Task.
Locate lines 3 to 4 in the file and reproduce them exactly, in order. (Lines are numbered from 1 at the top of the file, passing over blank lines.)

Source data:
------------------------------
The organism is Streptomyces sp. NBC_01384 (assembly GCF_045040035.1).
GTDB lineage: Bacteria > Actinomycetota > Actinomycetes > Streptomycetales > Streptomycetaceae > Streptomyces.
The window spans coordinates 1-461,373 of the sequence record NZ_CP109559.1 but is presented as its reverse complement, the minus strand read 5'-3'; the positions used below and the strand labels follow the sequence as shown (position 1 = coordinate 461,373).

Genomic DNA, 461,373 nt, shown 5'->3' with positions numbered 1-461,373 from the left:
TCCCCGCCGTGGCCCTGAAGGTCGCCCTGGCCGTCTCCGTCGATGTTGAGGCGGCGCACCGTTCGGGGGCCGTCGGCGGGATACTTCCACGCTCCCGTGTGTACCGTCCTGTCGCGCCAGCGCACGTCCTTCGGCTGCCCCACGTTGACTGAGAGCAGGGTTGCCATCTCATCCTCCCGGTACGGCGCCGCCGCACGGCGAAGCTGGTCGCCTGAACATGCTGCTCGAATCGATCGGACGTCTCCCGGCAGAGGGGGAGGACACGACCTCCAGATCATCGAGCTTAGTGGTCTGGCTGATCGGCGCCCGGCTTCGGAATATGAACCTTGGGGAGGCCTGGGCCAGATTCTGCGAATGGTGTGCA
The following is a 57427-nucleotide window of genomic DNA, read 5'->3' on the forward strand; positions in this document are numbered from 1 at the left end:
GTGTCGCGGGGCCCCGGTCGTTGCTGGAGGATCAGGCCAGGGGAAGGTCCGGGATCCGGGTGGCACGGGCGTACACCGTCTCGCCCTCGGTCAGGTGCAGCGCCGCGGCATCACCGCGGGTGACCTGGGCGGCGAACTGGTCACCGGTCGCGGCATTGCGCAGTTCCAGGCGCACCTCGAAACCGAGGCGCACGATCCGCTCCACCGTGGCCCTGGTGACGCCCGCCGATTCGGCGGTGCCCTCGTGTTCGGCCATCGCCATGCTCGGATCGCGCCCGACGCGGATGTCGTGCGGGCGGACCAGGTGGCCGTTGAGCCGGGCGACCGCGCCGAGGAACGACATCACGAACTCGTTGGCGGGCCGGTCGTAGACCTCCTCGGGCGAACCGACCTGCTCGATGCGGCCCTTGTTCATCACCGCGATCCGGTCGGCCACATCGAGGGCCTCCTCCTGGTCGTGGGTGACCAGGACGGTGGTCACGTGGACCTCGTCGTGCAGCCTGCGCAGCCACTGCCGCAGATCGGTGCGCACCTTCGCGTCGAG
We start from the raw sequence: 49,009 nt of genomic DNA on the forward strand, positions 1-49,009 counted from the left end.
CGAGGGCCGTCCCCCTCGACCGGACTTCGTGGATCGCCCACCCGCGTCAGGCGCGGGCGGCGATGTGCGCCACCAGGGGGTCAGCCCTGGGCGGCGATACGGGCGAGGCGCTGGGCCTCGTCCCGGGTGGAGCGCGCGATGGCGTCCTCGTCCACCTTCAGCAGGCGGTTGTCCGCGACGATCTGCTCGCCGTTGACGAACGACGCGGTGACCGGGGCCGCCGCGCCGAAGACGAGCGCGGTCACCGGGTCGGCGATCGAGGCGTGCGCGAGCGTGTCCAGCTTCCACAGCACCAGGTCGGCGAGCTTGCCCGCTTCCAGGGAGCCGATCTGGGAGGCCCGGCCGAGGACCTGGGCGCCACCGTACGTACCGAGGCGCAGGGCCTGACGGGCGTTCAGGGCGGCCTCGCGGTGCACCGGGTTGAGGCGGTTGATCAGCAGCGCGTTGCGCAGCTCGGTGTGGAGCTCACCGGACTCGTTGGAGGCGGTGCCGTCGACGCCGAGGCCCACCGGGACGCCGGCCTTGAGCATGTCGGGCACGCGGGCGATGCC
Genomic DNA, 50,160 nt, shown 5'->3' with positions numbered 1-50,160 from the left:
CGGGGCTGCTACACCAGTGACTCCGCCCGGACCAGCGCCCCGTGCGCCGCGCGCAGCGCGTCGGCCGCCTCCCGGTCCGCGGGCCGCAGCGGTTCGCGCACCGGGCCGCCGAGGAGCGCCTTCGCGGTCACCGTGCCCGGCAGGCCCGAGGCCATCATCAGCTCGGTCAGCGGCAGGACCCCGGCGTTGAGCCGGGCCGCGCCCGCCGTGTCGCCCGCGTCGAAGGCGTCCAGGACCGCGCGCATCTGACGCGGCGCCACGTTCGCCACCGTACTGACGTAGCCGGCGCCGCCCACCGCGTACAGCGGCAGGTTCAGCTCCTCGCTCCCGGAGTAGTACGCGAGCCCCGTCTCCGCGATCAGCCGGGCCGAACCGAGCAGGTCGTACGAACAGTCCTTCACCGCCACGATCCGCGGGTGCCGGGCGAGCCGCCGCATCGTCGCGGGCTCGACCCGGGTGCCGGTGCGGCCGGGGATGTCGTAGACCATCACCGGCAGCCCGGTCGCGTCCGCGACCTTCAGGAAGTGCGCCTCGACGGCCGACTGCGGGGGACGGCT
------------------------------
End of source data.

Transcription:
The window spans coordinates 1-461,373 of the sequence record NZ_CP109559.1 but is presented as its reverse complement, the minus strand read 5'-3'; the positions used below and the strand labels follow the sequence as shown (position 1 = coordinate 461,373).

Genomic DNA, 461,373 nt, shown 5'->3' with positions numbered 1-461,373 from the left: